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J Virol. 1995 February; 69(2): 955–967.
PMCID: PMC188664

Induction of AIDS by simian immunodeficiency virus from an African green monkey: species-specific variation in pathogenicity correlates with the extent of in vivo replication.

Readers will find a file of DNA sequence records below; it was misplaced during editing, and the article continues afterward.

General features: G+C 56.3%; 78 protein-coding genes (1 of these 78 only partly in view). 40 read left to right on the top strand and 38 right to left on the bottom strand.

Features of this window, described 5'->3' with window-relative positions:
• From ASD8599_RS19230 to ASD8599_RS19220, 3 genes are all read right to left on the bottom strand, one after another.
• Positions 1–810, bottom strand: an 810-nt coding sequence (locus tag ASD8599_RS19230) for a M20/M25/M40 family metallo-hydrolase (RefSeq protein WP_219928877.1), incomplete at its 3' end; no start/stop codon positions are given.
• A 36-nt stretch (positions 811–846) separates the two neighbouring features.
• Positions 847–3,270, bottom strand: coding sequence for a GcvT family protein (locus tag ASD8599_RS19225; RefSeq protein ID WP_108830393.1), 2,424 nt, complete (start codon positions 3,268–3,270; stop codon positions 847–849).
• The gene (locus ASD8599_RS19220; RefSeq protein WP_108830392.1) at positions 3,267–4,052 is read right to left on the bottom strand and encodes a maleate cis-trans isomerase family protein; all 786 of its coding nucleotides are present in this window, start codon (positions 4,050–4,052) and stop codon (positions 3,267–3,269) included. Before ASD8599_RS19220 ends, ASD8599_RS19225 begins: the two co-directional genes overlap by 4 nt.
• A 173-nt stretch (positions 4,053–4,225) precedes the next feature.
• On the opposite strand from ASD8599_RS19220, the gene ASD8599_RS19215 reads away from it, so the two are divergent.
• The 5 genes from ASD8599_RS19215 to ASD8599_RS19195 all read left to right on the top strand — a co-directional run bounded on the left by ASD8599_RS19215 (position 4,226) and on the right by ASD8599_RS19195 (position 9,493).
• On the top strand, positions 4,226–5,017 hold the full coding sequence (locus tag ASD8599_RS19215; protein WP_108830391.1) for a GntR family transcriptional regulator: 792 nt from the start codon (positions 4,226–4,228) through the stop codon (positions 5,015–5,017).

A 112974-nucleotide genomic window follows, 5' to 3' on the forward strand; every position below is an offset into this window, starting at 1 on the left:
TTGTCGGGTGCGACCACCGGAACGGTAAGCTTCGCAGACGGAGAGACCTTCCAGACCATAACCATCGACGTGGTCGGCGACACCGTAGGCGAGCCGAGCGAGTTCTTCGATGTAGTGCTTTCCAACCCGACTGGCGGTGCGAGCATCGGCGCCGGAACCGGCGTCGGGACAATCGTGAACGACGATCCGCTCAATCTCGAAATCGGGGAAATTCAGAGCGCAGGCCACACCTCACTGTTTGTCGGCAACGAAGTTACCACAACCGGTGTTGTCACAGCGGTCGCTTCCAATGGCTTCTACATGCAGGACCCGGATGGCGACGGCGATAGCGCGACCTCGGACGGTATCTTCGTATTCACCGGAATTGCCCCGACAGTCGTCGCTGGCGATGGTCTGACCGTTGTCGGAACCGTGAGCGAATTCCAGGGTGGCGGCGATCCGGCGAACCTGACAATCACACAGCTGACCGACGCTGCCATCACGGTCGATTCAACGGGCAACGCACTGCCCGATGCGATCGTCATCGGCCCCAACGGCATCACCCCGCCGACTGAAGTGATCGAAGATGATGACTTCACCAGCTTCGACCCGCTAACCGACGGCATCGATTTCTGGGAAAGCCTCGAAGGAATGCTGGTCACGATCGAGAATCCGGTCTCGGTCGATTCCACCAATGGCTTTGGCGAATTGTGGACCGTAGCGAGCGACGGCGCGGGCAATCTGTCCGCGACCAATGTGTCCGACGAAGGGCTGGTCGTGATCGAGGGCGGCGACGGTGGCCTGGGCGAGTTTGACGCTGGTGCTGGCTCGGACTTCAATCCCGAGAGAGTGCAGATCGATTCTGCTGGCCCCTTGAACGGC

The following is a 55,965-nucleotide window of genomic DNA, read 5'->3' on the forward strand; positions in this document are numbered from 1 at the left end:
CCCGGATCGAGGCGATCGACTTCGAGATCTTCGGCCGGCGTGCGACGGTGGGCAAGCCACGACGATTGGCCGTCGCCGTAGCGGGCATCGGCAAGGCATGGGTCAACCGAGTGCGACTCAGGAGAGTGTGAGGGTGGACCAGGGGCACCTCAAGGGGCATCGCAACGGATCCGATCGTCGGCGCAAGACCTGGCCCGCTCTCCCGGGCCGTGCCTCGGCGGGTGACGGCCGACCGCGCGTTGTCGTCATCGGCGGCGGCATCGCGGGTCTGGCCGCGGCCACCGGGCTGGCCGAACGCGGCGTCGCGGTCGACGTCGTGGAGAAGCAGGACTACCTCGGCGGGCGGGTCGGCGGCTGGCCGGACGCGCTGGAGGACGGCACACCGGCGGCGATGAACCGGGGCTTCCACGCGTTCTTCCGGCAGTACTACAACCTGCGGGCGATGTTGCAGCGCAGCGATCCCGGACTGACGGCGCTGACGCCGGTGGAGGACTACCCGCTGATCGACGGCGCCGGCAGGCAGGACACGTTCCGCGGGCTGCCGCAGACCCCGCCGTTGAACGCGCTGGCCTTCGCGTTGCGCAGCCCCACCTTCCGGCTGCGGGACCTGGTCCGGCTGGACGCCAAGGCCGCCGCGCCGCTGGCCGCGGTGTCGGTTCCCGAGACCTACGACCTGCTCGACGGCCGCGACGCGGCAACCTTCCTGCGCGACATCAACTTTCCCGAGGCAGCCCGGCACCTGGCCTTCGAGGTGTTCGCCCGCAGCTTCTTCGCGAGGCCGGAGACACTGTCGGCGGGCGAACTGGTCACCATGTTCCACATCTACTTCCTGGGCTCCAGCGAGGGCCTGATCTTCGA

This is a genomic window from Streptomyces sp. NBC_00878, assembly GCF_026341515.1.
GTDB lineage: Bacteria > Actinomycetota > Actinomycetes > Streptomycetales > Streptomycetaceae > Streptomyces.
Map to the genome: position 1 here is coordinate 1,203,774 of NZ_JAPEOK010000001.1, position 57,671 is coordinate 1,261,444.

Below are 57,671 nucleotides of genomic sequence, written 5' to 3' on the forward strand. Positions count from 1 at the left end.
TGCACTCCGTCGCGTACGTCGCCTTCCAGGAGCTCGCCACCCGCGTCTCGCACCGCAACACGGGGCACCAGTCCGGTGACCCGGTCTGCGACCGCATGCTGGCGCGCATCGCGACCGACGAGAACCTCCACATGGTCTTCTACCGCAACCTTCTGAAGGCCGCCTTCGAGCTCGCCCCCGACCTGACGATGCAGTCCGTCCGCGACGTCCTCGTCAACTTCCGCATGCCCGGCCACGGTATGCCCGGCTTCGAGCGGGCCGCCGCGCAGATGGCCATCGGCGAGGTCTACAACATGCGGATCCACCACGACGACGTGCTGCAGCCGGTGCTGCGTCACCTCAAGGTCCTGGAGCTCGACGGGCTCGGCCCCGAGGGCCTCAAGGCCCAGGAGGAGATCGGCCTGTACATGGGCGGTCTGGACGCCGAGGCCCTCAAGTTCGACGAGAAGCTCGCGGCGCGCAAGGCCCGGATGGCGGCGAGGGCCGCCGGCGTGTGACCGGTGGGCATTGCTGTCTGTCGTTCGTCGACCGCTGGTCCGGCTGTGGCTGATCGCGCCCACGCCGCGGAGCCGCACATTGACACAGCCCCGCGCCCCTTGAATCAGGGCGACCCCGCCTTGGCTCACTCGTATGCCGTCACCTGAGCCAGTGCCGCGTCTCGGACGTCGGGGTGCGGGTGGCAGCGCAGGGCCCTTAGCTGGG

Previous studies suggested that simian immunodeficiency viruses isolated from African green monkeys (SIVagm) are relatively nonpathogenic. The report describes the isolation and biologic and molecular characterization of a pathogenic SIVagm strain derived from a naturally infected African green monkey. This virus induced an AIDS-like syndrome characterized by early viremia, frequent thrombocytopenia, severe lymphoid depletion, opportunistic infections, meningoencephalitis, and death of five of eight macaques within 1 year after infection. An infectious clone derived from this isolate reproduced the immunodeficiency disease in pig-tailed (PT) macaques, providing definitive proof of the etiology of this syndrome. Although the virus was highly pathogenic in PT macaques, no disease was observed in experimentally infected rhesus macaques and African green monkeys despite reproducible infection of the last two species. Whereas infection of PT macaques was associated with a high viral load in plasma, peripheral blood mononuclear cells, and tissues, low-level viremia and infrequent expression in lymph nodes of rhesus macaques and African green monkeys suggest that differences in pathogenicity are associated with the extent of in vivo replication. The availability of a pathogenic molecular clone will provide a useful model for the study of viral and host factors that influence pathogenicity.

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